CHICAGO (AP) - An historic, curse-busting sports achievement topped Illinois' biggest news stories in 2016, as the Chicago Cubs won a World Series championship for the first time in 108 years.
But from there, Illinois' biggest news stories descended again into dysfunction and corruption, from Chicago's rising violence to the state entering its second year without a budget agreement and two former congressmen running afoul of the law.
Here are the Associated Press' Top 10 Illinois stories of 2016:
1. The Chicago Cubs win the World Series with a heart-stopping, Game Seven victory in extra innings after a rain delay. The championship breaks the longest drought in Major League Baseball, and ends the Billy Goat curse and other superstitions that fans long believed had stood in the way. Slugger Kris Bryant wins the National League's most valuable player award.
2. Chicago's gun violence spikes again, with August going down as the city's deadliest month in two decades and well over 700 people killed by the time the year ended. Among the victims were NBA star Dwyane Wade's cousin, Nykea Aldridge, who was shot while pushing her baby in a stroller, and U.S. Rep. Danny Davis' grandson, Javon Wilson, who was shot following an argument over a pair of basketball shoes.
3. The state enters an unprecedented second year without a budget, leaving service providers unpaid and thousands of college students without grants after Republican Gov. Bruce Rauner and Democratic leaders in the General Assembly fail to settle their stalemate. A six-month stopgap budget is passed, but expires on Dec. 31 with the two sides not even meeting to continue talks.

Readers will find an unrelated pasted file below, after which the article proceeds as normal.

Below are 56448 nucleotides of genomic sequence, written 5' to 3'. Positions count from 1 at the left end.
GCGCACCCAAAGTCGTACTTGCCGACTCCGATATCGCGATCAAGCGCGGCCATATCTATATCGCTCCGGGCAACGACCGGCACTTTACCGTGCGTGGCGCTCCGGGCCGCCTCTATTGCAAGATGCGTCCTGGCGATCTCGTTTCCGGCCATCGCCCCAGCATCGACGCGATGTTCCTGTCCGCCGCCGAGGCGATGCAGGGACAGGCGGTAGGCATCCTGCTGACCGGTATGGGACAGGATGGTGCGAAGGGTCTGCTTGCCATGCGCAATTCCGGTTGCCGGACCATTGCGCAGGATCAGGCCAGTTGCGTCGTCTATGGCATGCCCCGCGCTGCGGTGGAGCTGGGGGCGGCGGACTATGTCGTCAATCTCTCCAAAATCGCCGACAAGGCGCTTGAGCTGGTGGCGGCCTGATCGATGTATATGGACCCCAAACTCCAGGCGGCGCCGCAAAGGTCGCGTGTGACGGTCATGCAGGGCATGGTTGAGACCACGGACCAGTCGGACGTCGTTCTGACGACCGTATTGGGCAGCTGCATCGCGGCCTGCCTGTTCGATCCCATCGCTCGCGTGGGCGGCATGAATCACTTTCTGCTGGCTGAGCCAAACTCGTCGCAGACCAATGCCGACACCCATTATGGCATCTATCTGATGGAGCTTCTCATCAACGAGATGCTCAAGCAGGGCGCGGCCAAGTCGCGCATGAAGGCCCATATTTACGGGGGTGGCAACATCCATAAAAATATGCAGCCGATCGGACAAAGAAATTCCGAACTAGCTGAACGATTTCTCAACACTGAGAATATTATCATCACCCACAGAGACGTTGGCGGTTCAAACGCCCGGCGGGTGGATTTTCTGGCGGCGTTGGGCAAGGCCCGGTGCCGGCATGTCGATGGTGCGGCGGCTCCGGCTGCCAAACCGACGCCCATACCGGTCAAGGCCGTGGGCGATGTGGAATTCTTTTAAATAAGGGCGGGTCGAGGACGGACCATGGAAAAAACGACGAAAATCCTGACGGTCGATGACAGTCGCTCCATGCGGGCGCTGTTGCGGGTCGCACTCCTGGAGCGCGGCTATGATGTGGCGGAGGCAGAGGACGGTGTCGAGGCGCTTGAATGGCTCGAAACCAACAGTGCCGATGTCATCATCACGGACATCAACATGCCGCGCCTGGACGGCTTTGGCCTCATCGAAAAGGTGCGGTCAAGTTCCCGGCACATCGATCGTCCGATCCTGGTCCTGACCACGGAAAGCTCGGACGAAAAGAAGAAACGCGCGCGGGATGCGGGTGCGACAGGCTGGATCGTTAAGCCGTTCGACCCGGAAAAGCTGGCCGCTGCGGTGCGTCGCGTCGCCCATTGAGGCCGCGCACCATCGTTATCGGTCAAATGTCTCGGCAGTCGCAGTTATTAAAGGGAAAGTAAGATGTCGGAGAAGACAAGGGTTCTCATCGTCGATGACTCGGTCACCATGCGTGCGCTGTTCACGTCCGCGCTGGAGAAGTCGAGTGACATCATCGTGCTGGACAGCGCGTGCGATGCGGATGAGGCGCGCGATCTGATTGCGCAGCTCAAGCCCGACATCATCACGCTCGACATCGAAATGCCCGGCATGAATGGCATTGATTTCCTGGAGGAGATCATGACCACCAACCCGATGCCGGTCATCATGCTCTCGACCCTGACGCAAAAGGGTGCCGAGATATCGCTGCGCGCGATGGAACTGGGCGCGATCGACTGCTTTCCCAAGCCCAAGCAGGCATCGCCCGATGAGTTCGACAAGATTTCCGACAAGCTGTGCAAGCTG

4. Former U.S. House Speaker Dennis Hastert is sentenced to 15 months in prison for a conviction on banking charges in a hush-money case involving his admitted sexual abuse of youths while he was a wrestling coach and teacher at Yorkville High School in the 1970s. A former wrestler testifies in court about how Hastert abused him.
5. Former U.S. Rep. Aaron Schock of Peoria, once seen as a bright future leader of the Republican Party, is indicted on charges that he misused government and campaign funds for travel, sports tickets and other luxuries, including the remodeling of his Washington, D.C., office in the style of TV show "Downton Abbey." Schock pleads not guilty. His trial is set to begin in February.
6. Democrats take back the U.S. Senate seat formerly held by Barack Obama when U.S. Rep. Tammy Duckworth handily defeats Republican incumbent Mark Kirk in November. Kirk had tried to distance himself from some Republican positions and harshly criticized GOP presidential contender Donald Trump, while his campaign was hampered by numerous verbal gaffes.
7. The Chicago Police Department begins implementing attempted reforms in the aftermath of the Laquan McDonald police shooting scandal that exposed a department culture wracked by racism and cover-up. A new chief is named, the police oversight agency is set to be replaced, and the Department of Justice's civil rights division launches an investigation of the department's practices.
8. Illinois lawmakers approve an overhaul of state energy policy after Exelon Corp. threatens to shut down two of its unprofitable nuclear plants in the state. Critics decry the move as a bailout for the company at the expense of ratepayers, while proponents say the package will promote more environmentally friendly energy practices.
9. Republicans end the Democrats' supermajority in the Illinois House, picking up four seats in November's election. Former private equity investor Rauner poured millions of dollars of his own money into the races, helping Illinois become the biggest spender on statehouse campaign TV ads in the country and one legislative contest in the Chicago area finish as the nation's most expensive.
10. Star Wars creator George Lucas announces he will not build his futuristic art museum on Chicago's prized lakefront, after a preservationist organization sued to stop it in federal court. Chicago Mayor Rahm Emanuel and other city boosters lament the loss, while opponents said the project did not have enough public benefit to deserve the protected location.